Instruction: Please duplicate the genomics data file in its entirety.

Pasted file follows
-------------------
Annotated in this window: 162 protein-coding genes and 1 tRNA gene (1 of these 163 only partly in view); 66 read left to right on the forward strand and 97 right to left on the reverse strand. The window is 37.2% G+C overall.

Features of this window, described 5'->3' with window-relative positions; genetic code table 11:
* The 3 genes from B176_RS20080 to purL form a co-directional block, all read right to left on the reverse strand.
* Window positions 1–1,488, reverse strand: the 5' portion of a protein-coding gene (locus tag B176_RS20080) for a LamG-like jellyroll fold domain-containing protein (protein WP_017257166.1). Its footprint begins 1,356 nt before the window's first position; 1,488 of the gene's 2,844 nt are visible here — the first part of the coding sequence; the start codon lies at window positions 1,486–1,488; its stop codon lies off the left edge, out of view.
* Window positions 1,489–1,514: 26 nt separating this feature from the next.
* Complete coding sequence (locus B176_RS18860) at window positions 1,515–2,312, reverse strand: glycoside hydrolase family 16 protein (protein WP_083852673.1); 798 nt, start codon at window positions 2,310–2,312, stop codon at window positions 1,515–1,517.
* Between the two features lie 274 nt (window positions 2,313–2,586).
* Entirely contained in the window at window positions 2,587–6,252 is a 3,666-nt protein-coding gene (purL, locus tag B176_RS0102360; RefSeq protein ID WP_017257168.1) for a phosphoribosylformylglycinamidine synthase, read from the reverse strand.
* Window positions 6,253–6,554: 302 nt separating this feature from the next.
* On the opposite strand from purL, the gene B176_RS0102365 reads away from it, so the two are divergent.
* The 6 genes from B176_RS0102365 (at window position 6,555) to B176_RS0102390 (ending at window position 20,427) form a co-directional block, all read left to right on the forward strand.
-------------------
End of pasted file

Annotated in this window: 162 protein-coding genes and 1 tRNA gene (1 of these 163 only partly in view); 66 read left to right on the forward strand and 97 right to left on the reverse strand. The window is 37.2% G+C overall.

Features of this window, described 5'->3' with window-relative positions; genetic code table 11:
* The 3 genes from B176_RS20080 to purL form a co-directional block, all read right to left on the reverse strand.
* Window positions 1–1,488, reverse strand: the 5' portion of a protein-coding gene (locus tag B176_RS20080) for a LamG-like jellyroll fold domain-containing protein (protein WP_017257166.1). Its footprint begins 1,356 nt before the window's first position; 1,488 of the gene's 2,844 nt are visible here — the first part of the coding sequence; the start codon lies at window positions 1,486–1,488; its stop codon lies off the left edge, out of view.
* Window positions 1,489–1,514: 26 nt separating this feature from the next.
* Complete coding sequence (locus B176_RS18860) at window positions 1,515–2,312, reverse strand: glycoside hydrolase family 16 protein (protein WP_083852673.1); 798 nt, start codon at window positions 2,310–2,312, stop codon at window positions 1,515–1,517.
* Between the two features lie 274 nt (window positions 2,313–2,586).
* Entirely contained in the window at window positions 2,587–6,252 is a 3,666-nt protein-coding gene (purL, locus tag B176_RS0102360; RefSeq protein ID WP_017257168.1) for a phosphoribosylformylglycinamidine synthase, read from the reverse strand.
* Window positions 6,253–6,554: 302 nt separating this feature from the next.
* On the opposite strand from purL, the gene B176_RS0102365 reads away from it, so the two are divergent.
* The 6 genes from B176_RS0102365 (at window position 6,555) to B176_RS0102390 (ending at window position 20,427) form a co-directional block, all read left to right on the forward strand.